Aimee Mann's crazy, beautiful songs on 'Mental Illness'
Chicago Tribune - 3/31/2017
March 31--Aimee Mann has been typecast as a singer who always sees the dark lining in the silver cloud, and so she doubles down on that reputation by titling her latest album "Mental Illness" (Superego). Mann's also got a healthy sense of humor about life and herself, and she writes songs built to outlast any heartache.
Coming off The Both, a power-trio pop project with Ted Leo, Mann takes the opposite course on her ninth solo album. These are often beautiful songs about being stuck in a rut, the notion that some people's lives are about endlessly repeating the same mistake expecting a different result. That's a layman's definition of mental illness, and Mann's artfully realized songs suggest that it's far more common than one might think.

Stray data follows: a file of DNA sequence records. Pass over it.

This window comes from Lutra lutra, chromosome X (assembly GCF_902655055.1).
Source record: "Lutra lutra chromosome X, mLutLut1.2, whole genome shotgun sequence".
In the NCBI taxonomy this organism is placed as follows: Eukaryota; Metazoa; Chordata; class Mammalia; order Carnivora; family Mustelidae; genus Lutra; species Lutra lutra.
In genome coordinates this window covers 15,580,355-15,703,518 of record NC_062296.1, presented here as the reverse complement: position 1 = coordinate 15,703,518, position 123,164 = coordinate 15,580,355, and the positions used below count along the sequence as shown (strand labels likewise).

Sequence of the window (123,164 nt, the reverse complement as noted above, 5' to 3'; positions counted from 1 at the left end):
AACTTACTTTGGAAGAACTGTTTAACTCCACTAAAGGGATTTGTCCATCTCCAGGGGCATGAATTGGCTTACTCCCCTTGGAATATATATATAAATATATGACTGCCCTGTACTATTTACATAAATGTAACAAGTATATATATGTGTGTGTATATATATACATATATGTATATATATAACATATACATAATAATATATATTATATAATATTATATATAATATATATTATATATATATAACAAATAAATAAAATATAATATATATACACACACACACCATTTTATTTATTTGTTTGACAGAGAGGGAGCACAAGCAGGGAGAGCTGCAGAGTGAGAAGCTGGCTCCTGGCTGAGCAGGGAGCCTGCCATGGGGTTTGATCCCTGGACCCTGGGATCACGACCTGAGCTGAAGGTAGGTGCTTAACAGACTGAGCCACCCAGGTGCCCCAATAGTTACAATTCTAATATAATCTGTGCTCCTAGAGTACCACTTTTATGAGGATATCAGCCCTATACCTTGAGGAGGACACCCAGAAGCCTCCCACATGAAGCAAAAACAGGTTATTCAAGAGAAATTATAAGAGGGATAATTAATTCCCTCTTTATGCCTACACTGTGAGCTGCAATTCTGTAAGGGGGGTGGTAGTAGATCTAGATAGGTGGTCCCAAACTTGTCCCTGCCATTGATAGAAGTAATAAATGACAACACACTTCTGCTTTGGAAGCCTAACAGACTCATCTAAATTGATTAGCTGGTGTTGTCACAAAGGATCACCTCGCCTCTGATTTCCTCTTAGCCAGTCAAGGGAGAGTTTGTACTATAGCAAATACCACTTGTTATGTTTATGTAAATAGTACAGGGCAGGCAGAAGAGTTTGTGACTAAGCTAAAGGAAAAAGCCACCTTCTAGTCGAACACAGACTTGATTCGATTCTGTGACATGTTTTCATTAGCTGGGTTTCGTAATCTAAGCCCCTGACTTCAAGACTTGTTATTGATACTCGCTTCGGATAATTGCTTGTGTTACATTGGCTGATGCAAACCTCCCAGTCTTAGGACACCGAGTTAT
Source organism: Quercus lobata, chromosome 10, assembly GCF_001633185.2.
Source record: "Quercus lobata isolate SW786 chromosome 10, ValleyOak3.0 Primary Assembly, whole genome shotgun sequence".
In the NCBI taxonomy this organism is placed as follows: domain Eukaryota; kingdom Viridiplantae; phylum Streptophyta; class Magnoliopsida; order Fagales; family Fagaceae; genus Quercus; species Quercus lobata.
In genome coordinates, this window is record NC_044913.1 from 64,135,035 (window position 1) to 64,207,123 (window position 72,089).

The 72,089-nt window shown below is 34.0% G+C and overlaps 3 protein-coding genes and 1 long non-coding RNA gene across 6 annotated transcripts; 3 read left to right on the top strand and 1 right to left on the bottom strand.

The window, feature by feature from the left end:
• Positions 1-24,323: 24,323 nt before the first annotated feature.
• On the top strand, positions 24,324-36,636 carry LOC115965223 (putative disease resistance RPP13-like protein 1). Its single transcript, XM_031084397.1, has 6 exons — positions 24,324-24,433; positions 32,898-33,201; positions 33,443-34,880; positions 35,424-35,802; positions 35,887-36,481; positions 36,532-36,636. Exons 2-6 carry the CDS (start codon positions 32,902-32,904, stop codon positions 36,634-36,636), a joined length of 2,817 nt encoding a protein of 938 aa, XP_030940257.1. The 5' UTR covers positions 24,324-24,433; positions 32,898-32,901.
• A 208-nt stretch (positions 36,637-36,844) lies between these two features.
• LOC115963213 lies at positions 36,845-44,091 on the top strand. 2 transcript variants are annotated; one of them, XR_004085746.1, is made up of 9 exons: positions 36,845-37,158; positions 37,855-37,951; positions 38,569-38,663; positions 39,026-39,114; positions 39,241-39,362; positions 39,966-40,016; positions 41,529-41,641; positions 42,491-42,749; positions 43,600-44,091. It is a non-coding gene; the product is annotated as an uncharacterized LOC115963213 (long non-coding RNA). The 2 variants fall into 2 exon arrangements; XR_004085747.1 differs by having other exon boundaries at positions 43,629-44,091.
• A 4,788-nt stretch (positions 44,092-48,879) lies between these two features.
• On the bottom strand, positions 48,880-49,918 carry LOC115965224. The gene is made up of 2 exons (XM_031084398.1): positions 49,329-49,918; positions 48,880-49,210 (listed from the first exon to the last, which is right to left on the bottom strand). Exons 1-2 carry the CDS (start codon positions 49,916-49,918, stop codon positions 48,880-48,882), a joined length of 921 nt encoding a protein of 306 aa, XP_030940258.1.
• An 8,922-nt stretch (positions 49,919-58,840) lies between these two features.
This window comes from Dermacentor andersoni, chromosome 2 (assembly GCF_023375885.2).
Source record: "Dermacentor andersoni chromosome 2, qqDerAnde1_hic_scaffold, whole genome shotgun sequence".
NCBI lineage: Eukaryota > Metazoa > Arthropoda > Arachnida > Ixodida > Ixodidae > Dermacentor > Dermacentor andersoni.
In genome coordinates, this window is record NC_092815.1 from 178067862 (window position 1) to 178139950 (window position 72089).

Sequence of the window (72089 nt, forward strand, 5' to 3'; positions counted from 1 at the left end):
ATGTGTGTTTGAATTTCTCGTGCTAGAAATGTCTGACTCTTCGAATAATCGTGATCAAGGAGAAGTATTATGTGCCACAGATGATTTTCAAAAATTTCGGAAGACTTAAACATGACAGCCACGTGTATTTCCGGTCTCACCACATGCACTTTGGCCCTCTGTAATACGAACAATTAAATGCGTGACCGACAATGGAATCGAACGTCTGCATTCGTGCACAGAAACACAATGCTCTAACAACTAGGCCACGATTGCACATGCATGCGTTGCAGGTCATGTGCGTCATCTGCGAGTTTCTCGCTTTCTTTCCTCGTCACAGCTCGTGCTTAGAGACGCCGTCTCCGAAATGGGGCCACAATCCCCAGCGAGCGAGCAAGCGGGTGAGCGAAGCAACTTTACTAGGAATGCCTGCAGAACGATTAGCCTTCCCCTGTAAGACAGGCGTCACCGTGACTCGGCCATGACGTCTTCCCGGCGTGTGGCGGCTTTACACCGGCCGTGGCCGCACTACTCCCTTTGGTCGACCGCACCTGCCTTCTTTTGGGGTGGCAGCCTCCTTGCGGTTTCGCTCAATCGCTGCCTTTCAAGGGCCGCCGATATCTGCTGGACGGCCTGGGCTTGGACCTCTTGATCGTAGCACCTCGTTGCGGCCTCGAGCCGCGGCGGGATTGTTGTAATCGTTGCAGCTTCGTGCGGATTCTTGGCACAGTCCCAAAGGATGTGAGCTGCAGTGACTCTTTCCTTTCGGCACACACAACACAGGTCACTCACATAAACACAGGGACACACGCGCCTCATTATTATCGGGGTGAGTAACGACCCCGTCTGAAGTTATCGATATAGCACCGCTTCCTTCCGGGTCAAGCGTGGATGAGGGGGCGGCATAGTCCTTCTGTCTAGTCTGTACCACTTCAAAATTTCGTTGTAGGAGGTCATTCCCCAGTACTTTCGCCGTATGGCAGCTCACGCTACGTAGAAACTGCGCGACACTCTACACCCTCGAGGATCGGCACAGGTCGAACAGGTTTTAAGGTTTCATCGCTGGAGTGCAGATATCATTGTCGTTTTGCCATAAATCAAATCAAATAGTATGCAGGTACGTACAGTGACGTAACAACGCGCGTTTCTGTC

"Here we go again," Mann sings, "... we've just become our worst mistakes."
It's among Mann's sparest, quietest albums and also among her most beautiful. Beyond her conversational delivery, the singer's background vocals provide a haunting, wordless backdrop that functions like another instrument. Fingerpicked guitars bubble to the forefront of the largely drummer-less arrangements, accented by piano and strings that give the whole enterprise a chamber-pop feel. Little details become magnified: a twinkling bell underlines the homesick melancholy of "Goose Snow Cone" and pizzicato strings bring tartness to the cautionary tale "Patient Zero."
Some may find "Mental Illness" a touch monochromatic. There are no uptempo songs, and nothing to rival the pop energy found on The Both's self-titled album or Mann's previous solo release, the bubbly, synth-accented "Charmer" (2012). But this is a solid addition to Mann's estimable discography, the kind of record that sets a mood and sustains it for 39 craftsmanlike minutes.
Greg Kot is a Tribune critic.
3 stars (out of 4)
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